All too often I see creative briefs that are either filled with marketing jargon, lacking the correct details, or both. I personally prefer creative briefs that are simple and to-the-point. They give you the essentials to fully comprehend the project, while opening the door for the creative juices to flow.
In working with corporate teams, what I love most is the seamless relationship that develops with ongoing work. Once we get in the flow, it’s easy for the team to brief me on new projects as they arise, often with tight timelines. Sometimes these briefs can be as little as just a few points. Because I have gotten to know their brand so well over time, they don’t need to include every detail or brief me from scratch. For this reason I’m able to turn around the work quickly with few revisions. All in all, it’s a mutually beneficial relationship that is a real time-saver in the fast-paced corporate environment.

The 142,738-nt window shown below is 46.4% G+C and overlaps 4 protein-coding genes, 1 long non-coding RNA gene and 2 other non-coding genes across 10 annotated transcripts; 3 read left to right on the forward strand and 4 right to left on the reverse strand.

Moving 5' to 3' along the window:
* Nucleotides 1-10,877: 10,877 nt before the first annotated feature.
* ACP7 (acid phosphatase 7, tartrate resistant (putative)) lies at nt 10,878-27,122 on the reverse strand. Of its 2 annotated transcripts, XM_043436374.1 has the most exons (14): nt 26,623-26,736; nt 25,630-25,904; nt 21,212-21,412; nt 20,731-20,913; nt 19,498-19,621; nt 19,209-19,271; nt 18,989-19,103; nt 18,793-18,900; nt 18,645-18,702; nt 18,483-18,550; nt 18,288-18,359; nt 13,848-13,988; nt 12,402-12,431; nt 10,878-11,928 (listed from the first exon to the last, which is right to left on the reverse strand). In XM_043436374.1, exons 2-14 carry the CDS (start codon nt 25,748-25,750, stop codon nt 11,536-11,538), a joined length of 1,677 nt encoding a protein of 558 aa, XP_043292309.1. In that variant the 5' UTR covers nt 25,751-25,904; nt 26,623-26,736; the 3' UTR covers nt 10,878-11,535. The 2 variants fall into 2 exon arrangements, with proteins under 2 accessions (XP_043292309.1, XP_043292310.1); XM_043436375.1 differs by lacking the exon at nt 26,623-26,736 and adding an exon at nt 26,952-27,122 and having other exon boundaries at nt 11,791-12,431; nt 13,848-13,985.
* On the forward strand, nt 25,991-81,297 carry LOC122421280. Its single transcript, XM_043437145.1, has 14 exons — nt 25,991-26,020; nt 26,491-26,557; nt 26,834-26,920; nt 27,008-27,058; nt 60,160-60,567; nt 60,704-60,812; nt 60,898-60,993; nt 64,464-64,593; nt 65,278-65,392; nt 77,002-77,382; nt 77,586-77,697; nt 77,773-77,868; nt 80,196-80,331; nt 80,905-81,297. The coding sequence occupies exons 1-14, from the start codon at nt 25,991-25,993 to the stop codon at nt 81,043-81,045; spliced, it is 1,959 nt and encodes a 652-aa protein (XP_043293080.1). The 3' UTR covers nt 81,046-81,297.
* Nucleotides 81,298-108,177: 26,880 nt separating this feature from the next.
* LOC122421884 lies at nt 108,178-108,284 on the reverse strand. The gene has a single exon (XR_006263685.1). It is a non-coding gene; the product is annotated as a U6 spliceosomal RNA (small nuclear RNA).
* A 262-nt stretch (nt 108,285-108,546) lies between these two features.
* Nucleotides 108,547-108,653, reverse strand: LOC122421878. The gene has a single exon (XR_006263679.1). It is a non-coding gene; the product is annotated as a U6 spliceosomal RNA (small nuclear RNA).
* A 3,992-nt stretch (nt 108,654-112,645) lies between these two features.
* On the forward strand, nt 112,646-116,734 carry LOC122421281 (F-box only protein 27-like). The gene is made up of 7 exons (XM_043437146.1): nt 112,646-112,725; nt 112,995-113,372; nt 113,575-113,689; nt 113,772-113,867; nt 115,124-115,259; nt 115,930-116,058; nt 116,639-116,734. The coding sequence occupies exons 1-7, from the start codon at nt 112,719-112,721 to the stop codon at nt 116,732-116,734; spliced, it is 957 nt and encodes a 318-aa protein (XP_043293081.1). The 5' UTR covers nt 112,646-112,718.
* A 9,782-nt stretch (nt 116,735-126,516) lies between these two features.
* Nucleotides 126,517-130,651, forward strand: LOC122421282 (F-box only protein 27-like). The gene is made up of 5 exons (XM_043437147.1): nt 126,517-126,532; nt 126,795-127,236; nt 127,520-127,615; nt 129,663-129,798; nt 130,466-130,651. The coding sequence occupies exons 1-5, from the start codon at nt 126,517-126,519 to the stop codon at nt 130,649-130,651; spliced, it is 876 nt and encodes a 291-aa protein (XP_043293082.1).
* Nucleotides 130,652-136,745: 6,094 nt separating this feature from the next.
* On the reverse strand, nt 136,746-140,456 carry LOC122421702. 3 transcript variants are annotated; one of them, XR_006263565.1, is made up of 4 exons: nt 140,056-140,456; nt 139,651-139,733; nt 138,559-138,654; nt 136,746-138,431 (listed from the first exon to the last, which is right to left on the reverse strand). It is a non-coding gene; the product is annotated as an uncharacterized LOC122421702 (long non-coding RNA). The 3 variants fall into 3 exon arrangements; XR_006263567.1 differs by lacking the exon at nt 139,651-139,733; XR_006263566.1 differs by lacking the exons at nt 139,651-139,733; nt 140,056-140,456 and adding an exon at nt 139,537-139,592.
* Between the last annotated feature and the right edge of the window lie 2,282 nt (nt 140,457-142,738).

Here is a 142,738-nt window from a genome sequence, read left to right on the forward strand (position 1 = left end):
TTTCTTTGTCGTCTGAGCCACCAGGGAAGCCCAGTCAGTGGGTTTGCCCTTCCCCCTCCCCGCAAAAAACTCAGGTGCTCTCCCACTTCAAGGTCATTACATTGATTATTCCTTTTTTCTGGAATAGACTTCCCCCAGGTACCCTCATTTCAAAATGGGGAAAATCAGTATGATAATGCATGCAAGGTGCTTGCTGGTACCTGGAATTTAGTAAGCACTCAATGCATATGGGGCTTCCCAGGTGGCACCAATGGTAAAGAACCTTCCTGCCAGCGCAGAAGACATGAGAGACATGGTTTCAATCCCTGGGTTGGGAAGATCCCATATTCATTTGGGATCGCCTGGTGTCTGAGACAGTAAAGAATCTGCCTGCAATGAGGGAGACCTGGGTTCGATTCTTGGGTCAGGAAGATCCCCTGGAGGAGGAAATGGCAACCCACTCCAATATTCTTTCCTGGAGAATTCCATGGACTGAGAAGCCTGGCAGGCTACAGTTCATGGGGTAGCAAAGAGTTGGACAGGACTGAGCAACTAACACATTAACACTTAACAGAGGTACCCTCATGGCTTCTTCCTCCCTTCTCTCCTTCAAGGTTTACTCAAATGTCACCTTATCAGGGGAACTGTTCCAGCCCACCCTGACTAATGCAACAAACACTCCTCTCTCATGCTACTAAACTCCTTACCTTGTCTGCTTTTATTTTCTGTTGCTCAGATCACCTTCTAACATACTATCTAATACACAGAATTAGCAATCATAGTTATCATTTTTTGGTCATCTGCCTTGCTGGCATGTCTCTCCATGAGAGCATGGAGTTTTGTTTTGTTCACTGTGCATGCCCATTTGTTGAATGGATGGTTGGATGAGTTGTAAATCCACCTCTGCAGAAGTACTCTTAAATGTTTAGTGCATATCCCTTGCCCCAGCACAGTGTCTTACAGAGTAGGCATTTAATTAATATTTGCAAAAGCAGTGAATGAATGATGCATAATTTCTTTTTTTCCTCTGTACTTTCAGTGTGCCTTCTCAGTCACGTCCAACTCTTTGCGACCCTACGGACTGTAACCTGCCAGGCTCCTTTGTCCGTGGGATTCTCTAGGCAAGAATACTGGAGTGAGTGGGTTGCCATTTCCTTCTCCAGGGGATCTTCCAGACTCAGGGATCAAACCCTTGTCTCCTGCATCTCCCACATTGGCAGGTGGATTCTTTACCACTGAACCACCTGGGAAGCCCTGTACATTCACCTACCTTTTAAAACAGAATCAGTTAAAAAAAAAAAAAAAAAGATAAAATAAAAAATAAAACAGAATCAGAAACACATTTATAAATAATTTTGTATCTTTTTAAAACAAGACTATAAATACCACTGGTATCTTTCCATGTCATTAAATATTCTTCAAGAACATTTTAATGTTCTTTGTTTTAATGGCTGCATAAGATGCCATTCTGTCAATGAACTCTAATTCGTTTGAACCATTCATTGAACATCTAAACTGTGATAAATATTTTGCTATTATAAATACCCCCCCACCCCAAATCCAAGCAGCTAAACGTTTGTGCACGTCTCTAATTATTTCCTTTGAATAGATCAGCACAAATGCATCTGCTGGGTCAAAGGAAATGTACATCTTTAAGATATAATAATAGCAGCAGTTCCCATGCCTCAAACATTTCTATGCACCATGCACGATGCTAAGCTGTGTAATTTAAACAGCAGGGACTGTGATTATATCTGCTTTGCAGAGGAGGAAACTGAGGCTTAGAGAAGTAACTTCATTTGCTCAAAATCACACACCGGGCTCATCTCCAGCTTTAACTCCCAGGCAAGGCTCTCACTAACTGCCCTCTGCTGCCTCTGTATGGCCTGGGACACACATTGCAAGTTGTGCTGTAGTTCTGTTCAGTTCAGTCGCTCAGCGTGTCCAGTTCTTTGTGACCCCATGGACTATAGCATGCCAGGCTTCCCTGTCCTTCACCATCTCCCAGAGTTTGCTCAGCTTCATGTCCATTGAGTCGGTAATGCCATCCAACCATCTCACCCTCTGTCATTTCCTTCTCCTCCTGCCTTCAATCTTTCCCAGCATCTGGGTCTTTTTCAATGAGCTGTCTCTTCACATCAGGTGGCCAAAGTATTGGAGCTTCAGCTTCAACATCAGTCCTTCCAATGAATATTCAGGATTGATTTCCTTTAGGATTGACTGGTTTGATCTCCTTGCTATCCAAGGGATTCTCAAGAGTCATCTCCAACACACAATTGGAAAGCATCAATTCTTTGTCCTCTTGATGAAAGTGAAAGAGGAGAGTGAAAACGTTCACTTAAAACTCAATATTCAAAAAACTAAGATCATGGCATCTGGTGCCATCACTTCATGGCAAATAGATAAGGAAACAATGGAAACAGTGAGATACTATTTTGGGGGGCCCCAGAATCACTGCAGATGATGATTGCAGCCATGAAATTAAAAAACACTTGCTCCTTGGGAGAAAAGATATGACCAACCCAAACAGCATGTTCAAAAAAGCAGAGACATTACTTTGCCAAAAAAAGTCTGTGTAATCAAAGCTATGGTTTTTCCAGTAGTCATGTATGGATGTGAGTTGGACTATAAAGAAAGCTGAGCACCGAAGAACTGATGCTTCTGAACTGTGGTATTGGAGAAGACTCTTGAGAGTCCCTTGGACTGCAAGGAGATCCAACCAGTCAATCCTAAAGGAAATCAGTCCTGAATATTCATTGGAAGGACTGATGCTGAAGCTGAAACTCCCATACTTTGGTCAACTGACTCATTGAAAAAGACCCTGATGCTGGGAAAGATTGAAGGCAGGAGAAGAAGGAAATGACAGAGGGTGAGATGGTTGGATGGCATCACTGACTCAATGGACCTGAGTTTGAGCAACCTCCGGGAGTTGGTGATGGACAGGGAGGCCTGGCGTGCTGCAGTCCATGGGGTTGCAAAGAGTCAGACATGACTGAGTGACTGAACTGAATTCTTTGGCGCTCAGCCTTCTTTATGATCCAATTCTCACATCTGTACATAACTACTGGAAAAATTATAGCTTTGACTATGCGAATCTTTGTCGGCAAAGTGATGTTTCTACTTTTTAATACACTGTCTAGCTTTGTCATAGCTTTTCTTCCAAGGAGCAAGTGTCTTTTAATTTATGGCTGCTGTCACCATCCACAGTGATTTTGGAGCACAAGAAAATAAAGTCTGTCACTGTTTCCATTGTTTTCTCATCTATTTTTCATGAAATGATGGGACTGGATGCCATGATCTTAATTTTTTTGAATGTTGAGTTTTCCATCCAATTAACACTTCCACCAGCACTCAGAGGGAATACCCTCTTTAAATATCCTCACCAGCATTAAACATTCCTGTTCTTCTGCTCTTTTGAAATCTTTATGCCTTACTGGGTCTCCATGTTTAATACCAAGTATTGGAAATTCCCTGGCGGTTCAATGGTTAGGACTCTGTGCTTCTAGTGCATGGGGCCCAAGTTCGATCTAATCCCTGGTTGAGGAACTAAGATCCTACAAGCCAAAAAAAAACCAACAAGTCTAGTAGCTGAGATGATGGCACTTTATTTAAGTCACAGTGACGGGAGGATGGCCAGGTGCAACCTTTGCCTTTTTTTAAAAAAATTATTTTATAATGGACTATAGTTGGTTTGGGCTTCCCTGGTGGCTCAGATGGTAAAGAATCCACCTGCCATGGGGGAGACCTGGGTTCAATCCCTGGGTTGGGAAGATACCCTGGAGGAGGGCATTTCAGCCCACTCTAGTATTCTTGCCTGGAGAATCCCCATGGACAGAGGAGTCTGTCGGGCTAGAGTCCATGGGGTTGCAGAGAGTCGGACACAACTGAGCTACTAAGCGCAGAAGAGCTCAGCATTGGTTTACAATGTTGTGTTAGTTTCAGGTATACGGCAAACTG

This kind of regular relationship also supports brand consistency by involving the same go-to partners on numerous projects for a single brand. Oftentimes I will catch consistency errors that the corporate team may have overlooked because they are so close to the material.
In this guide, I’ve developed a detailed list that covers the major points a corporate team needs to address with a designer. You may or may not need to cover all these points—choose those which are applicable to your project and situation. This checklist will help ensure you’ve got everything covered without including anything extraneous.